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- nontechnical term for nitrous oxide
- ‘The Canadian researchers created the helium groupings so that each one was clustered around a molecule of nitrous oxide, better known as laughing gas.’
- ‘I suppose this proves what many Hollywood clubbers have known for years - that with a little latex and laughing gas, you can get to heaven.’
- ‘I hope that will put some laughing gas into your system.’
- ‘It was like they had been give some laughing gas or something.’
- ‘We agreed that I would bring the clams and he would bring the laughing gas.’
- ‘In chemicals, I like laughing gas, I dislike T.N.T.’
- ‘She said it was like breathing laughing gas most the time.’
- ‘I didn't know anybody used the stuff anymore, they may have stuck it back here years ago and just forgot about it, but it's what they call laughing gas.’
- ‘They were laughing hysterically and acting like they had probably breathed in laughing gas.’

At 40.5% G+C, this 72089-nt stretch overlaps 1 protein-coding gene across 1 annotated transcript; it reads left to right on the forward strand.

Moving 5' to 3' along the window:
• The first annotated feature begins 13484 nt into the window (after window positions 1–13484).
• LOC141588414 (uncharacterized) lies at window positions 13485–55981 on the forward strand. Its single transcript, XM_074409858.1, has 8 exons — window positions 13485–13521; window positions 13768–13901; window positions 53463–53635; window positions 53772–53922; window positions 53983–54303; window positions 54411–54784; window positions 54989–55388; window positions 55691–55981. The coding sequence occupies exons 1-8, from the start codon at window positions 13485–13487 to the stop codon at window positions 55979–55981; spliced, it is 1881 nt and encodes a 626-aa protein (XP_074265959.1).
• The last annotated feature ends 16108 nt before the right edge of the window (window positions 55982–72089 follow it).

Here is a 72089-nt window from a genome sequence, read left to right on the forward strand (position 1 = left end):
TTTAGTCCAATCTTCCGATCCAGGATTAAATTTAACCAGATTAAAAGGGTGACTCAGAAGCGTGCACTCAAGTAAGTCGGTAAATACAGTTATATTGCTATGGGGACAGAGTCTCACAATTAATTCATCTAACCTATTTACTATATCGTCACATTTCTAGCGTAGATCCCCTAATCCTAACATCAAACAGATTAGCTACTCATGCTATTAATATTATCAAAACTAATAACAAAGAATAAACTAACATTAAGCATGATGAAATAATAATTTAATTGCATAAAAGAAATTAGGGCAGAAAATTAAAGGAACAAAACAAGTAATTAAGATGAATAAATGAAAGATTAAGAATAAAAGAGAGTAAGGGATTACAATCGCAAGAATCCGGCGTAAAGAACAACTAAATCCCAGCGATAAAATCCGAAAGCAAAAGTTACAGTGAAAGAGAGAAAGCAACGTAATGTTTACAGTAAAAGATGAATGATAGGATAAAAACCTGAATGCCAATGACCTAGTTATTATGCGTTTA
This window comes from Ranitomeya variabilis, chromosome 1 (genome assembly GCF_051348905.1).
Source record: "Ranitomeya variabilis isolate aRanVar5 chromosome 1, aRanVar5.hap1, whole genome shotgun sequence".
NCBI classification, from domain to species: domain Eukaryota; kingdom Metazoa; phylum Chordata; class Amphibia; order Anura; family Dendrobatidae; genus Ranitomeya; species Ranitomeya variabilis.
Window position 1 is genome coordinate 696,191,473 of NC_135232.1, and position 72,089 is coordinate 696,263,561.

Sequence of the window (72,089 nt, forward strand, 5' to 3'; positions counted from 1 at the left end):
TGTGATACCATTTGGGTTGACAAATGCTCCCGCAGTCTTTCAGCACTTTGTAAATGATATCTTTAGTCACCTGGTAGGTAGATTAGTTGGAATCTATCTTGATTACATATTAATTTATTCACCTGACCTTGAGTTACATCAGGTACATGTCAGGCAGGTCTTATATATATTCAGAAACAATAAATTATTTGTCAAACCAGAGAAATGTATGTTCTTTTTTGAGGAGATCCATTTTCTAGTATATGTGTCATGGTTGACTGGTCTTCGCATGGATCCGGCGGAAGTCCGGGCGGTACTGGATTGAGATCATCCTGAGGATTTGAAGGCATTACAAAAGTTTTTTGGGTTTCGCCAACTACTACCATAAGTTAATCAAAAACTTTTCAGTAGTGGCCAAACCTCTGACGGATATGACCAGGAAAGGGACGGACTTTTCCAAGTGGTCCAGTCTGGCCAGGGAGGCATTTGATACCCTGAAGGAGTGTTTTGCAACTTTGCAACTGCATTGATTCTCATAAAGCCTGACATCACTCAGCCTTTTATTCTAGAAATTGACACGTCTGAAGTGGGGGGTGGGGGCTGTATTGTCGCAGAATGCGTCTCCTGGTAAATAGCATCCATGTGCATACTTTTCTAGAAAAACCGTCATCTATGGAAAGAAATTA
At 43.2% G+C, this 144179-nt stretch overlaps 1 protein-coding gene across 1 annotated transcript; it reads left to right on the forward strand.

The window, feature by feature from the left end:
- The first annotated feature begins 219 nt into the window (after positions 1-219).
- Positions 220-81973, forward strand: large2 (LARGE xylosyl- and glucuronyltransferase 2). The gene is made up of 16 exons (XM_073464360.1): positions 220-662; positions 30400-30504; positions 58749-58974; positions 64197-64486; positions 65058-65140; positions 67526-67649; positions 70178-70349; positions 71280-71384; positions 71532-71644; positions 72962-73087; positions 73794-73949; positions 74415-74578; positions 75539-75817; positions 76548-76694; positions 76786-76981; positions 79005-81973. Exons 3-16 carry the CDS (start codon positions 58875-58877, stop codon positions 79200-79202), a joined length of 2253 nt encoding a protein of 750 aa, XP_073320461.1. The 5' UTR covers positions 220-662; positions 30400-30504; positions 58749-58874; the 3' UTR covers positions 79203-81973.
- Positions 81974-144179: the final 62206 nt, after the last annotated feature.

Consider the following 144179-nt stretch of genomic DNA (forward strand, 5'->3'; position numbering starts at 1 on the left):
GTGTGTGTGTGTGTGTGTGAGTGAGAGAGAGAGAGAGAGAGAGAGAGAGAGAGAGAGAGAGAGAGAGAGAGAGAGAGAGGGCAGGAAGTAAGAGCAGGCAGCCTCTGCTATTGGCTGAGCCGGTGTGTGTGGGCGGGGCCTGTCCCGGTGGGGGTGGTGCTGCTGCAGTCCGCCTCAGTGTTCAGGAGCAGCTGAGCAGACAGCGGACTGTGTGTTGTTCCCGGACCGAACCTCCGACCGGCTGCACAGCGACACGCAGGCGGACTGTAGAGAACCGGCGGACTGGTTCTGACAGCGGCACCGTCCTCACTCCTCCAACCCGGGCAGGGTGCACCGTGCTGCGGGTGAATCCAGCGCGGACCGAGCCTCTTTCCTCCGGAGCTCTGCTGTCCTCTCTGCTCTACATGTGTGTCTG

- ‘Lyrically he's also on his usual form, armed with a boning knife and laughing gas (for his own use), he sets to the British psyche with customary aplomb.’
- ‘Why not introduce shots of laughing gas or helium?’
- ‘A fuel tank about six feet in diameter at the center of the craft holds liquid nitrous oxide, also known as laughing gas.’
- ‘The girl on laughing gas may not have been the most reliable source of information, but I have since always associated the restaurant with those after the good life, a life lived.’
- ‘It was like using laughing gas at the dentist: I knew was terrified but I just couldn't really care.’
- ‘She looked like she was fed laughing gas involuntarily to the point where she couldn't be happier.’
- ‘The collisions of their world-views are the engine of the comedy, and the product is pure laughing gas, an unalloyed joy to read.’
- ‘Can I bring a couple of friends along to your next laughing gas party?’
- ‘Nitrous oxide, or laughing gas, is replacing the After Eight as the post-dinner treat in some circles.’
laughing gas/ˈlafiNG ˌɡas/
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